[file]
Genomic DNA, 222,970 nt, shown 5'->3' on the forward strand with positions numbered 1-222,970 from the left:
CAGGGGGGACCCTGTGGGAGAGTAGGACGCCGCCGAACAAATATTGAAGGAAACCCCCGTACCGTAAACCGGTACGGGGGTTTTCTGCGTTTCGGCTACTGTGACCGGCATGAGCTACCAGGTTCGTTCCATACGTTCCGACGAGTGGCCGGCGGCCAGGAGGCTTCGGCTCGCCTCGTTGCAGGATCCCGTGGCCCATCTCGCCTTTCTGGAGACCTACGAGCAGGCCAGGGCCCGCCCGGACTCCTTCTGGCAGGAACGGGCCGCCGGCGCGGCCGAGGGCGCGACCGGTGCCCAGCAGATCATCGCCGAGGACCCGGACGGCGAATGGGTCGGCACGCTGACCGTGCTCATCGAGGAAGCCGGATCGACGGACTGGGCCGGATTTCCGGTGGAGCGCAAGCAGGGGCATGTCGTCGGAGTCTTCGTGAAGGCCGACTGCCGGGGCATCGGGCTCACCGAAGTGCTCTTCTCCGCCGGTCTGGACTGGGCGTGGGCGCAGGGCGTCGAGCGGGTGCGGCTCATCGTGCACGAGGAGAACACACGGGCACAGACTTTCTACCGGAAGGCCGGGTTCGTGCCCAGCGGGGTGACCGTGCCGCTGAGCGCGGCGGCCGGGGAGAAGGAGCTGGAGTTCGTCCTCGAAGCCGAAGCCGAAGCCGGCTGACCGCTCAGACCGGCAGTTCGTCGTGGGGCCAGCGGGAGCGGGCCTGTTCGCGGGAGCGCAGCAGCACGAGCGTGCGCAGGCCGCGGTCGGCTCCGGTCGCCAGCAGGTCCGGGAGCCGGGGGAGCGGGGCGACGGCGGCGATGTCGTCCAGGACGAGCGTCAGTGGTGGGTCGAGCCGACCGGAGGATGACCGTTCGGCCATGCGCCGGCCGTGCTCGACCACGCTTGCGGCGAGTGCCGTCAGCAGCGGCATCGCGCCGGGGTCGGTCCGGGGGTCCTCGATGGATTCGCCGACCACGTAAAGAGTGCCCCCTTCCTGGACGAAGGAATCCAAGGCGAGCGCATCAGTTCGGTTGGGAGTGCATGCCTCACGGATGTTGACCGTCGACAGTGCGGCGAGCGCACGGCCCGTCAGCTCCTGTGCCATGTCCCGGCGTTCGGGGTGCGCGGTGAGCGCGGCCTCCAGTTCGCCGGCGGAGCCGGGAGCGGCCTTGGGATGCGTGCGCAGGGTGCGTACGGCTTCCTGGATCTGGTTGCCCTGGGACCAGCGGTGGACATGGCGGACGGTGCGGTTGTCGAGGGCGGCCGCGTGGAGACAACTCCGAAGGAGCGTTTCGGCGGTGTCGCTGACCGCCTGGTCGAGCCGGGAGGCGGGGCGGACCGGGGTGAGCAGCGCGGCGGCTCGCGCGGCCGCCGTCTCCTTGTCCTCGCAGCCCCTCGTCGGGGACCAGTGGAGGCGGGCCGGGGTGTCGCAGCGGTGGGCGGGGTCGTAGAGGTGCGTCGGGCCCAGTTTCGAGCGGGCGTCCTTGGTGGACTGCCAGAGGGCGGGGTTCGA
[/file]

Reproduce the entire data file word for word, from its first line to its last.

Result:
Genomic DNA, 222,970 nt, shown 5'->3' on the forward strand with positions numbered 1-222,970 from the left:
CAGGGGGGACCCTGTGGGAGAGTAGGACGCCGCCGAACAAATATTGAAGGAAACCCCCGTACCGTAAACCGGTACGGGGGTTTTCTGCGTTTCGGCTACTGTGACCGGCATGAGCTACCAGGTTCGTTCCATACGTTCCGACGAGTGGCCGGCGGCCAGGAGGCTTCGGCTCGCCTCGTTGCAGGATCCCGTGGCCCATCTCGCCTTTCTGGAGACCTACGAGCAGGCCAGGGCCCGCCCGGACTCCTTCTGGCAGGAACGGGCCGCCGGCGCGGCCGAGGGCGCGACCGGTGCCCAGCAGATCATCGCCGAGGACCCGGACGGCGAATGGGTCGGCACGCTGACCGTGCTCATCGAGGAAGCCGGATCGACGGACTGGGCCGGATTTCCGGTGGAGCGCAAGCAGGGGCATGTCGTCGGAGTCTTCGTGAAGGCCGACTGCCGGGGCATCGGGCTCACCGAAGTGCTCTTCTCCGCCGGTCTGGACTGGGCGTGGGCGCAGGGCGTCGAGCGGGTGCGGCTCATCGTGCACGAGGAGAACACACGGGCACAGACTTTCTACCGGAAGGCCGGGTTCGTGCCCAGCGGGGTGACCGTGCCGCTGAGCGCGGCGGCCGGGGAGAAGGAGCTGGAGTTCGTCCTCGAAGCCGAAGCCGAAGCCGGCTGACCGCTCAGACCGGCAGTTCGTCGTGGGGCCAGCGGGAGCGGGCCTGTTCGCGGGAGCGCAGCAGCACGAGCGTGCGCAGGCCGCGGTCGGCTCCGGTCGCCAGCAGGTCCGGGAGCCGGGGGAGCGGGGCGACGGCGGCGATGTCGTCCAGGACGAGCGTCAGTGGTGGGTCGAGCCGACCGGAGGATGACCGTTCGGCCATGCGCCGGCCGTGCTCGACCACGCTTGCGGCGAGTGCCGTCAGCAGCGGCATCGCGCCGGGGTCGGTCCGGGGGTCCTCGATGGATTCGCCGACCACGTAAAGAGTGCCCCCTTCCTGGACGAAGGAATCCAAGGCGAGCGCATCAGTTCGGTTGGGAGTGCATGCCTCACGGATGTTGACCGTCGACAGTGCGGCGAGCGCACGGCCCGTCAGCTCCTGTGCCATGTCCCGGCGTTCGGGGTGCGCGGTGAGCGCGGCCTCCAGTTCGCCGGCGGAGCCGGGAGCGGCCTTGGGATGCGTGCGCAGGGTGCGTACGGCTTCCTGGATCTGGTTGCCCTGGGACCAGCGGTGGACATGGCGGACGGTGCGGTTGTCGAGGGCGGCCGCGTGGAGACAACTCCGAAGGAGCGTTTCGGCGGTGTCGCTGACCGCCTGGTCGAGCCGGGAGGCGGGGCGGACCGGGGTGAGCAGCGCGGCGGCTCGCGCGGCCGCCGTCTCCTTGTCCTCGCAGCCCCTCGTCGGGGACCAGTGGAGGCGGGCCGGGGTGTCGCAGCGGTGGGCGGGGTCGTAGAGGTGCGTCGGGCCCAGTTTCGAGCGGGCGTCCTTGGTGGACTGCCAGAGGGCGGGGTTCGA